The Venezuelan government, led by President Nicolas Maduro, has blamed “fascist groups” for the lives lost when an anti-government protest turned deadly in Caracas on February 12.
At least three people were killed during violence that broke out after a mainly peaceful rally. Two people died after gunmen on motorbikes opened fire. A third was killed in later clashes.
Student protests in Caracas and other cities have escalated into wider demonstrations against Maduro’s rule.
Opposition politicians, while condemning the violence, are calling for more demonstrations to demand change.
Economy in dire straits: a look at the numbers
One of the main criticisms of the government is mismanagement of the economy. Venezuela’s currency devaluation and its expanding money supply have pushed inflation up to a staggering 56 percent.
The Venezuelan economy’s dependence on crude oil exports has soared to more than 95 percent.
Furthermore, Transparency International rates Venezuela as one of the most corrupt countries in the world.
Maduro’s government blames “profit-hungry businessmen” for many of the problems – including food shortages that have left shoppers having to scour supermarkets to buy staples such as milk and toilet paper.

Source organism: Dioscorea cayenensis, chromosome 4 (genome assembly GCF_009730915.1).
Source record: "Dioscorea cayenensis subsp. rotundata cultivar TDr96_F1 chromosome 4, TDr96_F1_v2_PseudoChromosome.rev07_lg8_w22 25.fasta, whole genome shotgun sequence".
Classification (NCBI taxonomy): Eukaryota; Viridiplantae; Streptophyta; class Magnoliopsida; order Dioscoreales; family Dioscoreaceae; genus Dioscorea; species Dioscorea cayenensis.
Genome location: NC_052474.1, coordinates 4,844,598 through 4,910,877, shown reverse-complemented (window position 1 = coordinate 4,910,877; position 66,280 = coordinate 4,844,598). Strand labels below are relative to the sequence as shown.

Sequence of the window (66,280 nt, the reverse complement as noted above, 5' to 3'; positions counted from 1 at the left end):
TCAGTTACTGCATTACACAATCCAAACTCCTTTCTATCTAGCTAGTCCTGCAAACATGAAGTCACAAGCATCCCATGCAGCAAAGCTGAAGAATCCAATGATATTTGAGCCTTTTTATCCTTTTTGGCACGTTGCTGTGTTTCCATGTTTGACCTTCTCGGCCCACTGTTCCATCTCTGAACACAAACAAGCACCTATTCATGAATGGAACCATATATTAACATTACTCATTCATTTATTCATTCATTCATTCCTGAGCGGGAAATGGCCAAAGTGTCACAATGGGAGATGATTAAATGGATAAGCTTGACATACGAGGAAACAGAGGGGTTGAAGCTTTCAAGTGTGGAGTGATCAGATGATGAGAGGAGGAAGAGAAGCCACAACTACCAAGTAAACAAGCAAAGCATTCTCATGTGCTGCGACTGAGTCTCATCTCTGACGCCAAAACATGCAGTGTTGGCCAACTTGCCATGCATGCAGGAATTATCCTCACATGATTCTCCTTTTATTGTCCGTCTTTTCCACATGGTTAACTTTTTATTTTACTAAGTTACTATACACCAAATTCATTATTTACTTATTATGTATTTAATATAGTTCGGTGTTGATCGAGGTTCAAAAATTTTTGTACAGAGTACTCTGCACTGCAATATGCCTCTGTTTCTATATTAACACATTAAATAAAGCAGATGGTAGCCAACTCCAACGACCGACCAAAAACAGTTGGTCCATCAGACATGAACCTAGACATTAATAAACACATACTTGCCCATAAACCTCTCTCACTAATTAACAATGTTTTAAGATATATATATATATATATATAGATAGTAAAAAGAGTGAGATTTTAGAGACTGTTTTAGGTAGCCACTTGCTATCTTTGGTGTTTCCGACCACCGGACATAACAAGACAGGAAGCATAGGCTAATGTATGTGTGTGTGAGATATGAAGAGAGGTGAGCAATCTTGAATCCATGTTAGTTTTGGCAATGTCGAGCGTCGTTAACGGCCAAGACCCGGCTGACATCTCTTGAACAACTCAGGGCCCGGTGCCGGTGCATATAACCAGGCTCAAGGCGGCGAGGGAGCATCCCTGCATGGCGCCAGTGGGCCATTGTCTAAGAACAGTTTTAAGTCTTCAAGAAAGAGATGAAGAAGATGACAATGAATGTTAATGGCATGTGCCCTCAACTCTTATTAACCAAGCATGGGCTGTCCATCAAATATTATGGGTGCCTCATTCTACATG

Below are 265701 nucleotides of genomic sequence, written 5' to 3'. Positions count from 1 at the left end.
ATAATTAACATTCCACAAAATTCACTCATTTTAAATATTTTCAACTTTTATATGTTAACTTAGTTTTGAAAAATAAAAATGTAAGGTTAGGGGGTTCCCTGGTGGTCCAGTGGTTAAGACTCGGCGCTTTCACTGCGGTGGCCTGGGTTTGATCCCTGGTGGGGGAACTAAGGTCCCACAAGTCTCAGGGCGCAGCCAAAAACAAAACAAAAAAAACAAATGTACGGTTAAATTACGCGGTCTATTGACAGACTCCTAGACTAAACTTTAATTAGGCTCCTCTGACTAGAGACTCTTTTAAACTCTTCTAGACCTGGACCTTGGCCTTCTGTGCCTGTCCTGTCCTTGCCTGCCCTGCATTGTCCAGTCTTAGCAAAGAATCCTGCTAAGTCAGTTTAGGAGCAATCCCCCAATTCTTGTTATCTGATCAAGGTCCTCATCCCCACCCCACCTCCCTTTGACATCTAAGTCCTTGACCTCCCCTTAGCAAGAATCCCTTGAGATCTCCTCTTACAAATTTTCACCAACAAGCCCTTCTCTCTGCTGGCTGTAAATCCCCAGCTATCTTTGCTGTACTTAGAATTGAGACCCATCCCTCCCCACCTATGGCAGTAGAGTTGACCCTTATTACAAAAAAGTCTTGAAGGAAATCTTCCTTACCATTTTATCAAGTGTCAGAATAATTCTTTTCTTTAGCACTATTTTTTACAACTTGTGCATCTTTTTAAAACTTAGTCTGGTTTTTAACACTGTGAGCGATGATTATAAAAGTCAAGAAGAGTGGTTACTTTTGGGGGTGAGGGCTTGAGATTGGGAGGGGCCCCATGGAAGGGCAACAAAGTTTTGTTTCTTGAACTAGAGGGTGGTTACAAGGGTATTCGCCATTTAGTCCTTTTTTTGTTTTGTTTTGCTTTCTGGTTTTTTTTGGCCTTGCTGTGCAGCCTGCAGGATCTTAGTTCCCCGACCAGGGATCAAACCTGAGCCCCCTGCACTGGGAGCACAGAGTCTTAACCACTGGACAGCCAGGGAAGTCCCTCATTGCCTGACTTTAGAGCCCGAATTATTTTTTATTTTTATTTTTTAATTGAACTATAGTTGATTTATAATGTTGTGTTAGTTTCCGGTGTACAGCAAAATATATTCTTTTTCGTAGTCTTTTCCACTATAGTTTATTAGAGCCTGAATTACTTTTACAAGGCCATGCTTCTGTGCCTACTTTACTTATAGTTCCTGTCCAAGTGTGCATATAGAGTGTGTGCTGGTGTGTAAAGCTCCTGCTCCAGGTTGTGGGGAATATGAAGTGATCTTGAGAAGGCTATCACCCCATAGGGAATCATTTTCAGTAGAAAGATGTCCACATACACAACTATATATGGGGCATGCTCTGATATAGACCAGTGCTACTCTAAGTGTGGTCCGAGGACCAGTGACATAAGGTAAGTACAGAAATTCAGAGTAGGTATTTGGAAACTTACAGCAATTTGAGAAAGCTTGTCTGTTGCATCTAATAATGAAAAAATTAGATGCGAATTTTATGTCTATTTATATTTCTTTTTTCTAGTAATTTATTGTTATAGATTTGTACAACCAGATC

A dangerous place to live
There is also public anger about rising crime. There were more than 21,000 homicides in 2012, according to the Venezuela Violence Observatory – amongst the highest murder rates in the world.
Furthermore, many people do not believe that the current system can keep them safe; according to Transparency International, Venezuelans believe the most corrupt institution in the country is the police.
With crime soaring and the economy tanking – Venezuela’s twin problems, each feeding the other, look set to continue worsening unless at least one of them is brought under control.